It is difficult to separate Saturday Night Fever from the phenomenon that surrounded it — the disco craze, the fashions, and John Travolta’s iconic pose in the white suit. The movie does capture a moment in time in the late 1970s, but it holds up well 30 years later. Look beyond the suit, and you’ll find a story with universal themes, as well as a fine performance by Travolta.
The bonus features on a new 30th anniversary DVD are mostly fluffy, so watch this one for the movie.
Lord of the Dance
R for language, sexuality, nudity, drug content
- Audio commentary by director Badham
- Dance lessons
At the start of the film, 19-year-old Tony Manero (Travolta) is on top of the world, strutting through the streets of his Brooklyn neighborhood, dressed immaculately from his bright red shirt down to his platform shoes. The camera lingers on his body in the movie’s opening minutes, not just his clothing, but his elaborate grooming ritual. Travolta’s eyes have never looked so intensely ice-blue as they do here, his hair has never been so lustrous and black. And surely no one in the history of cinema has ever looked so sharp and ready for action in a pair of salmon-colored polyester pants as Travolta does here.
It was a big part for Travolta. As director John Badham points out on the DVD commentary, Travolta is in every scene. He is charismatic on the screen, but is able to disappear into a role that requires macho bravado, vulnerability, and good dancing.
Tony works in a hardware store, but lives for Saturday nights, when he and his buddies go to 2001 Odyssey, the neighborhood disco. Tony’s friends are looking to get high and have casual sex, but Tony would rather dance. It’s the feeling he gets when he’s dancing, that gives Tony the idea that maybe he could do more with his life than sell paint and hang around with his immature buddies.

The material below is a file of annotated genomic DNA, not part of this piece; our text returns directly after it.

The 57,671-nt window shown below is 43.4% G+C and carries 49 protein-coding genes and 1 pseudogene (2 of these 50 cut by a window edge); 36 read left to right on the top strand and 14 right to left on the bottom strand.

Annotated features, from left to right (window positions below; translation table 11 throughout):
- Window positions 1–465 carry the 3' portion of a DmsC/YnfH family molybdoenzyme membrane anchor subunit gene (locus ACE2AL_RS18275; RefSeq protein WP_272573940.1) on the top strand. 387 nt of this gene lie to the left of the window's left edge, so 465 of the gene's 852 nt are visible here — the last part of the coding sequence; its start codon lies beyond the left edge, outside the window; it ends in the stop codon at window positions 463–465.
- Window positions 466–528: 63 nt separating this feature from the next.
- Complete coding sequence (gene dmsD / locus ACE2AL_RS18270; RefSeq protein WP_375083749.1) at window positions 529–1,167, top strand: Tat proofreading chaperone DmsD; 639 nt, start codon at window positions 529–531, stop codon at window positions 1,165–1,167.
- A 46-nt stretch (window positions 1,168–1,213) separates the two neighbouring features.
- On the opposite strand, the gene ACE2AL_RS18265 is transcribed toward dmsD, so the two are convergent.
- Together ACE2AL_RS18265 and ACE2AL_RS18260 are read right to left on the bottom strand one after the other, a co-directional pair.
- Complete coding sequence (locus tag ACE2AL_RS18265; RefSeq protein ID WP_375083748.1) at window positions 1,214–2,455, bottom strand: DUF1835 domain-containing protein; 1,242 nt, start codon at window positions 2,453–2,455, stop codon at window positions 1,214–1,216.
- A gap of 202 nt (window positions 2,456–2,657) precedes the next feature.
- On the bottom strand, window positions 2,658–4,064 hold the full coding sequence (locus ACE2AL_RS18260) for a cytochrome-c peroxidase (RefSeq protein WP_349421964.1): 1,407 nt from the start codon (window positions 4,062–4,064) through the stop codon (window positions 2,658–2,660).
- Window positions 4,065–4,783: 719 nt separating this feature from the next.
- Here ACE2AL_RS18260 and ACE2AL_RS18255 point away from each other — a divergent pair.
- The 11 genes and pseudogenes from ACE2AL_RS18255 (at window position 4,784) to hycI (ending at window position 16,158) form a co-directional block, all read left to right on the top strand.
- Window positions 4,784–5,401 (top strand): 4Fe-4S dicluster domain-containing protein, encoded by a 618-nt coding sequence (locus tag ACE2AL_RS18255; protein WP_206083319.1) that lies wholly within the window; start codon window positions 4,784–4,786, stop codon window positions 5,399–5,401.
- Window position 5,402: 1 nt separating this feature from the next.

A new friendship with Stephanie (Karen Lynn Gorney), draws Tony further away from his insular circle. He sees her at the disco one night, she seems classier than anyone else he knows. He thinks she’d be a good dance partner in an upcoming contest. Turns out she’s from Brooklyn too, but she’s got a job in Manhattan, and she’s got ambitions to move up in the world.
The movie has a few too many subplots. They wrap up in such rapid succession towards the end, that it’s easy to forget the traumatic event that had seemed so important at the movie’s climax. It’s a minor complaint, and the threads do serve to show Tony’s growth as a human being. A movie that was only about the disco culture of the 1970s could be easier to dismiss, but Saturday Night Fever transcends its era.
The commentary by Badham is above average. It sounds like it might have been recorded for the 25th anniversary edition, five years ago, because a couple of times, he says “twenty-five years ago,” so this is probably partly a repackaging. There are too many long pauses, but he usually has something interesting to say, and he seldom repeats himself.
Catching the Fever is about an hour long and has five segments covering various aspects of the movie. The first three are the most interesting and cover the making of the film, the music and the costumes. Each segment has its own credit sequence, so don’t be fooled into thinking it’s all over. These segments include interviews with the actors (but not Travolta), filmmakers and the surviving BeeGees.
Dance Like Travolta and Fever Challenge are disco dance lessons that might be fun with a group. When I tried to select ’70s Discopedia on the special features menu, the disc returned me to the main menu.
Picture and Sound
Both picture and sound are excellent. The DVD’s enhanced widescreen picture was virtually flawless. The sound is Dolby Digital 5.1.
How to Use This DVD
Watch the movie. Then check out Catching the Fever, but turn it off when you start to get bored. If you want to know more about the making of the movie, check out Badham’s commentary, but save it for another time.